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Editorials: Point and Counterpoint |

Rebuttal From Drs Allman, Perelas, and Eiger FREE TO VIEW

Richard Allman, MD; Apostolos Perelas, MD; Glenn Eiger, MD
Author and Funding Information

CORRESPONDENCE TO: Apostolos Perelas, MD, Department of Medicine, Einstein Medical Center Philadelphia, 5501 Old York Rd, Klein Bldg, Ste 331, Philadelphia, PA 19141


Copyright 2016, American College of Chest Physicians. All Rights Reserved.


Chest. 2016;149(4):897-898. doi:10.1016/j.chest.2016.01.010
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Dr Mandel’s case for not exploiting international medical graduates (IMGs) is a strong one and we appreciate his historical overview. We concur that deficient programs that historically may have recruited IMGs served neither the educational needs of their residents nor the medical needs of the community. However, we do not make the leap to a view that the best way to prevent this exploitation is to limit entry of IMGs to graduate medical education (GME). Rather, we argue that strong oversight as provided by the Accreditation Council for Graduate Medical Education ensures that GME is fulfilling the highest standards. In addition, the lesser appeal of internal medicine and some of its subspecialties to USMGs has rendered Dr Mandel’s argument less compelling.

We share Dr Mandel’s concern about the “brain drain” from developing countries. The “push factor” from impoverished regions to the United States for superior training and practice opportunities is real. Despite the moral implications of this reality, we acknowledge Article 13 of the Universal Declaration of Human Rights allowing the free movement of people between borders to fulfill their aspirations. The United States is a nation of immigrants and has a long tradition of respecting individual autonomy and the right of people to prosper based on merit. Instead of preventing IMGs from entering the United States, we propose encouraging them to return to their home countries, at least for a period of time. Helping these countries develop a modern infrastructure and health-care system might allow them to keep their brightest medical graduates. We also recognize a domestic “brain drain” in which USMGs choose not to go to less desirable areas. This “brain drain” has been alleviated by IMGs. Are we prepared to turn off that supply in the face of an American cultural resistance to being told where one must practice?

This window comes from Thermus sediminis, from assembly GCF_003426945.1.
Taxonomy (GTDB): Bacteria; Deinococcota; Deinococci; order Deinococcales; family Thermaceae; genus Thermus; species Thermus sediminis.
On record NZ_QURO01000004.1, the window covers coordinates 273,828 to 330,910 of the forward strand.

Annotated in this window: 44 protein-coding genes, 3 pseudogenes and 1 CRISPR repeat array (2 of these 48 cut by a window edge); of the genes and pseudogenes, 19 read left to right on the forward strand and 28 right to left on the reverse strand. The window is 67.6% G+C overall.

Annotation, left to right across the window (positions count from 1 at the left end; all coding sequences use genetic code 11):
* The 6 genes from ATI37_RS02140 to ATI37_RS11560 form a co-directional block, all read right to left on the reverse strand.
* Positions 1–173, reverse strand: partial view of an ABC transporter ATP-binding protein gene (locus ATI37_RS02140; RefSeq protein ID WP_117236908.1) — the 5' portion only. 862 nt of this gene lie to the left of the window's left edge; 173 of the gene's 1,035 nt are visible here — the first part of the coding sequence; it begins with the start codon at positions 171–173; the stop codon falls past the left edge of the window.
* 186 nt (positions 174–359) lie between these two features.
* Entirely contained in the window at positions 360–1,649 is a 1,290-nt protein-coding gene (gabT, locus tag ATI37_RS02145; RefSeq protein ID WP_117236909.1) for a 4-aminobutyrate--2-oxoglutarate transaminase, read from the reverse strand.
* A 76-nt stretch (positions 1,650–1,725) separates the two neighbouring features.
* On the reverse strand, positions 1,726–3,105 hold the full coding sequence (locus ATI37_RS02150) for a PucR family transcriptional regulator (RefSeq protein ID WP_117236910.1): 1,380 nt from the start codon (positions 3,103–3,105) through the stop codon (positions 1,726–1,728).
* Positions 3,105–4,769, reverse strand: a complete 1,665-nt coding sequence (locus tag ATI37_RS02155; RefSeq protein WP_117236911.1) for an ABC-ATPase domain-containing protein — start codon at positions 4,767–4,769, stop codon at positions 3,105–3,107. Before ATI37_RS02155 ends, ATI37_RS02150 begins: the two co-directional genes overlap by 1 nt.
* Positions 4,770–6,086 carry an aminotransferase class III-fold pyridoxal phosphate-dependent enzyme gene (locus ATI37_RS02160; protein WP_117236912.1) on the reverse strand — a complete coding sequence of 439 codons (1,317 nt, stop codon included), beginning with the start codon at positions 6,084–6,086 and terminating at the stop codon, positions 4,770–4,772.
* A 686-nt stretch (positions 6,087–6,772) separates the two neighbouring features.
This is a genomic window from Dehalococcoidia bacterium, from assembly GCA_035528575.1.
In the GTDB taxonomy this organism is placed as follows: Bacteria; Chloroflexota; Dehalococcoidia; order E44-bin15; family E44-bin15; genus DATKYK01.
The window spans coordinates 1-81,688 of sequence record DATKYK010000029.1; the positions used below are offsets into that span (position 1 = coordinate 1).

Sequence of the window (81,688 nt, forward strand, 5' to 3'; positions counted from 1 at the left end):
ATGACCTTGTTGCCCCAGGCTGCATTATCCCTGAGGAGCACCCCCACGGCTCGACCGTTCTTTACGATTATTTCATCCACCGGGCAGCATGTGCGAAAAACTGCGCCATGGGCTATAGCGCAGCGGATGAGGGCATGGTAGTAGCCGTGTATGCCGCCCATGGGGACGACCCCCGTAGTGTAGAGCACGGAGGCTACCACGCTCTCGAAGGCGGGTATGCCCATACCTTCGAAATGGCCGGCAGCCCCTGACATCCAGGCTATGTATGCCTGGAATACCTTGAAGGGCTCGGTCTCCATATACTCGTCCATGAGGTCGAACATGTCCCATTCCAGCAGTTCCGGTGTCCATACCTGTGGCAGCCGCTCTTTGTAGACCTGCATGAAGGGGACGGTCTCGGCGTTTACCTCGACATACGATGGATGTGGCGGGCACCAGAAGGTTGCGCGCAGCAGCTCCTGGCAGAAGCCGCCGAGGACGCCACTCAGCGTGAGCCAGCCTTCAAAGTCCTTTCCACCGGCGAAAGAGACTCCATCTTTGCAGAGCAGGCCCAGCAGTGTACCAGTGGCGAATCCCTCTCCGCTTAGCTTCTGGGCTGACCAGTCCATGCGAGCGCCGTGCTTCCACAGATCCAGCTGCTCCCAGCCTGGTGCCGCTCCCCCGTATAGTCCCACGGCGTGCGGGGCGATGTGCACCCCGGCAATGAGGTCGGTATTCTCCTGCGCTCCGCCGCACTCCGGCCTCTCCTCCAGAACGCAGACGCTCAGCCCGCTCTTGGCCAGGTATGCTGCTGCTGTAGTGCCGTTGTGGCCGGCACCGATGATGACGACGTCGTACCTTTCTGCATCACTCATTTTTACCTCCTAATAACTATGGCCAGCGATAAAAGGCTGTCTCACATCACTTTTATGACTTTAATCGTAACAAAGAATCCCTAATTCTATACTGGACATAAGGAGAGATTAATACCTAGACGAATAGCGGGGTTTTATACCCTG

We concur with Dr Mandel’s concerns that training programs not exploit residents and fellows; that concern is unrelated to the training of high-caliber IMGs. IMGs will continue to be an important pool of trainees, faculty, and direct providers of patient care in many specialties.

With increasing numbers of USMGs and resistance to the expansion of residency caps, we acknowledge the pressures confronting advocacy for the inclusion of IMGs in GME. We suspect that USMGs will always receive preferred treatment in the recruitment process, especially for the most competitive of specialties. Nonetheless, for reasons of diversity and welcoming ingrained in our national and professional heritage and for the good of our profession, we respectfully disagree with Dr Mandel and restate our belief that training programs and our profession and society are best served with a diverse pool of trainees, irrespective of the country of origin.

The need for practitioners and clinical educators will remain in those specialties that find recruitment more difficult. To turn our backs on a gifted cohort of applicants is to neglect a vital resource of clinicians, educators, and scientists. The major tasks are to bring the numbers of residency programs in line with societal needs, to provide robust oversight of the quality and experience of those programs, and to recruit the best and brightest.

References

Mandel J. . Counterpoint: Should the United States provide postgraduate training to international medical graduates? No. Chest. 2016;149:895-897 [PubMed]journal
 
United Nations. Universal Declaration of Human Rights. Article 13. 1948.
 

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References

Mandel J. . Counterpoint: Should the United States provide postgraduate training to international medical graduates? No. Chest. 2016;149:895-897 [PubMed]journal
 
United Nations. Universal Declaration of Human Rights. Article 13. 1948.
 
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